People Living With HIV at Higher Risk of Cancers Caused by Smoking or Viruses, but Not All Cancers

May 16, 2014

This article was reported by NAM aidsmap.

NAM aidsmap reported on a study examining proportions of cancer in HIV-positive individuals caused by smoking, viral infections, and HIV-related immune suppression. Danish researchers compared the incidence of cancer between 3,503 HIV-positive individuals and 12,979 matched controls in the general population. The HIV-positive participants had an average baseline CD4 count of 450 cells/mm3 and 77 percent were taking antiretrovirals at the beginning of the study.

Results showed 157 cancer diagnoses among HIV-positive participants and 255 among controls. Incidence of cancer was twice as high in HIV-positive individuals compared to controls. Incidence of cancers related to viral infections was approximately 12 times higher in HIV-positive participants than in the HIV-negative controls, while incidence of smoking-related cancers was approximately three times higher among HIV-positive participants. Smoking-related and virus-associated cancers accounted for 23 percent and 43 percent of cancers in HIV-positive participants, whereas virus-associated cancers were rare in controls.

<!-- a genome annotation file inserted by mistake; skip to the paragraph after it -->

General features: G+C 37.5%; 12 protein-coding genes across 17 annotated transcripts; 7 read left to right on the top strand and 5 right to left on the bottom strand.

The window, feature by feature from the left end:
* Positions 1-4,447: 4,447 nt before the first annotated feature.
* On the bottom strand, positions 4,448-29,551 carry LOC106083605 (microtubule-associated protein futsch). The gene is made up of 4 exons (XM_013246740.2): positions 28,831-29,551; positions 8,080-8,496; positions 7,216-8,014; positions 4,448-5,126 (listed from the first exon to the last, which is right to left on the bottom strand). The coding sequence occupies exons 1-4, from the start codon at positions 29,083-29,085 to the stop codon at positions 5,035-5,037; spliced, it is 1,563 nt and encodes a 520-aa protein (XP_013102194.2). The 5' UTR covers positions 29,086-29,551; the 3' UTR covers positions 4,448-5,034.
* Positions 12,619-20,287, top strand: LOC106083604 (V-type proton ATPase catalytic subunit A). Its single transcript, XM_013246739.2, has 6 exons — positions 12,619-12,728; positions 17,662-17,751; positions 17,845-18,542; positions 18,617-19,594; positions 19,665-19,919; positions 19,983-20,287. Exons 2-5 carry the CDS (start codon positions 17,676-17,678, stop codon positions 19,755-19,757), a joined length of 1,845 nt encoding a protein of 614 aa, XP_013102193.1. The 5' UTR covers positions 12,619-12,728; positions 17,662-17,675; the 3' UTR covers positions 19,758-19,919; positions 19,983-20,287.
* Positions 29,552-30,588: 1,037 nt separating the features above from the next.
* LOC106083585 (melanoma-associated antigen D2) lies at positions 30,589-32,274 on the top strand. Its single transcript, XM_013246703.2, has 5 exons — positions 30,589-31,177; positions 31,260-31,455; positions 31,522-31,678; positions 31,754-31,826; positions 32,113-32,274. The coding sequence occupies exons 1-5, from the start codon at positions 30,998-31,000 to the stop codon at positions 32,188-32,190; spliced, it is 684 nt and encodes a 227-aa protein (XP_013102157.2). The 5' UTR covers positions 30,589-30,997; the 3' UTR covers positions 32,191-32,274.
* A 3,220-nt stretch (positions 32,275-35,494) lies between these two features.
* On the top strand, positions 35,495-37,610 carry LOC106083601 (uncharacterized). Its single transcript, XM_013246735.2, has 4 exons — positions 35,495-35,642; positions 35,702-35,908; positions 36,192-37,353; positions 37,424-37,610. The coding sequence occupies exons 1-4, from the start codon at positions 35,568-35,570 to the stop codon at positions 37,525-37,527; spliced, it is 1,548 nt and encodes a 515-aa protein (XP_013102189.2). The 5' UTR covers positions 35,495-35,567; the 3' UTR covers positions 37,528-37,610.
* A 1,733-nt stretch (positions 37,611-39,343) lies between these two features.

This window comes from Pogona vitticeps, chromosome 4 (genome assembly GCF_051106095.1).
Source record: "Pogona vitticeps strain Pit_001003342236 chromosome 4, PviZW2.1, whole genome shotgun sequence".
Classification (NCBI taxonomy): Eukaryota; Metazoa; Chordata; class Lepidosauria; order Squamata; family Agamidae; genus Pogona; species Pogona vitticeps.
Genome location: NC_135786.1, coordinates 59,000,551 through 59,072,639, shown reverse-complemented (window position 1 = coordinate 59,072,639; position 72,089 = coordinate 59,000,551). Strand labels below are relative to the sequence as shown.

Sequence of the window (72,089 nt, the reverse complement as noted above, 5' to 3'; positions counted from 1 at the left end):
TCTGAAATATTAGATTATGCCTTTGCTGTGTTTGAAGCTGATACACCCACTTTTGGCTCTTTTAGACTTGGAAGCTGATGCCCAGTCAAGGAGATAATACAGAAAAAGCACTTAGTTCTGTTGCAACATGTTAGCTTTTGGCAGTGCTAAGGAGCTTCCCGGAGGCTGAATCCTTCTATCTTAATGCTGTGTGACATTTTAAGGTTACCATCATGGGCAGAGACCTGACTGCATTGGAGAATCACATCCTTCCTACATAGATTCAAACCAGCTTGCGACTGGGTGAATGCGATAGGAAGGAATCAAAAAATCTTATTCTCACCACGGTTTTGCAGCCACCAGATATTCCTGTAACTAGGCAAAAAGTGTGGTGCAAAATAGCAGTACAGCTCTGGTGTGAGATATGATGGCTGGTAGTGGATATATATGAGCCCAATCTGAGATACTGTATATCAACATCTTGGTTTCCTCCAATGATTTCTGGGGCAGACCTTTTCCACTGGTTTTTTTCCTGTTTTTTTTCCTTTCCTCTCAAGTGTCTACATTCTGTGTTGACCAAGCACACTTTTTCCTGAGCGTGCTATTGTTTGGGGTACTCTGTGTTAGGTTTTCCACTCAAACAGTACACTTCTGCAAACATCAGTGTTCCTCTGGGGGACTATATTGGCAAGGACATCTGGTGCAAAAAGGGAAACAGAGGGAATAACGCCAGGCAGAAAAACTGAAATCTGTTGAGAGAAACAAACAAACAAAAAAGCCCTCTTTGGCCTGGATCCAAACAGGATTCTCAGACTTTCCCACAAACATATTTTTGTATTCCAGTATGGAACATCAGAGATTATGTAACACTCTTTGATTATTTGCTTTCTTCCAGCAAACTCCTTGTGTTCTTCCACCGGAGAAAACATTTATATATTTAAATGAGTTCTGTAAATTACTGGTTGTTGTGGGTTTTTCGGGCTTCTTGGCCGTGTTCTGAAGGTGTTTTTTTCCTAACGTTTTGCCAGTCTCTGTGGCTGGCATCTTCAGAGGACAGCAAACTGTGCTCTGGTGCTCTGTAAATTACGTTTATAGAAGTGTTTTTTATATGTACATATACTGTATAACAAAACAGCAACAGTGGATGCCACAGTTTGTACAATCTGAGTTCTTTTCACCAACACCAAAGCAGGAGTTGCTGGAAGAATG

Findings indicate that HIV-positive individuals had an increased risk of cancer compared to the general public, but the increased risk was due to a higher incidence of smoking-related cancers and cancers associated with viral infections. Apart from the cancers related to smoking or viral infections, no cancers were found attributable to being HIV positive and having immune deficiency. The risk of other cancers did not differ between the two groups.

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This article was provided by CDC National Prevention Information Network. It is a part of the publication CDC HIV/Hepatitis/STD/TB Prevention News Update.

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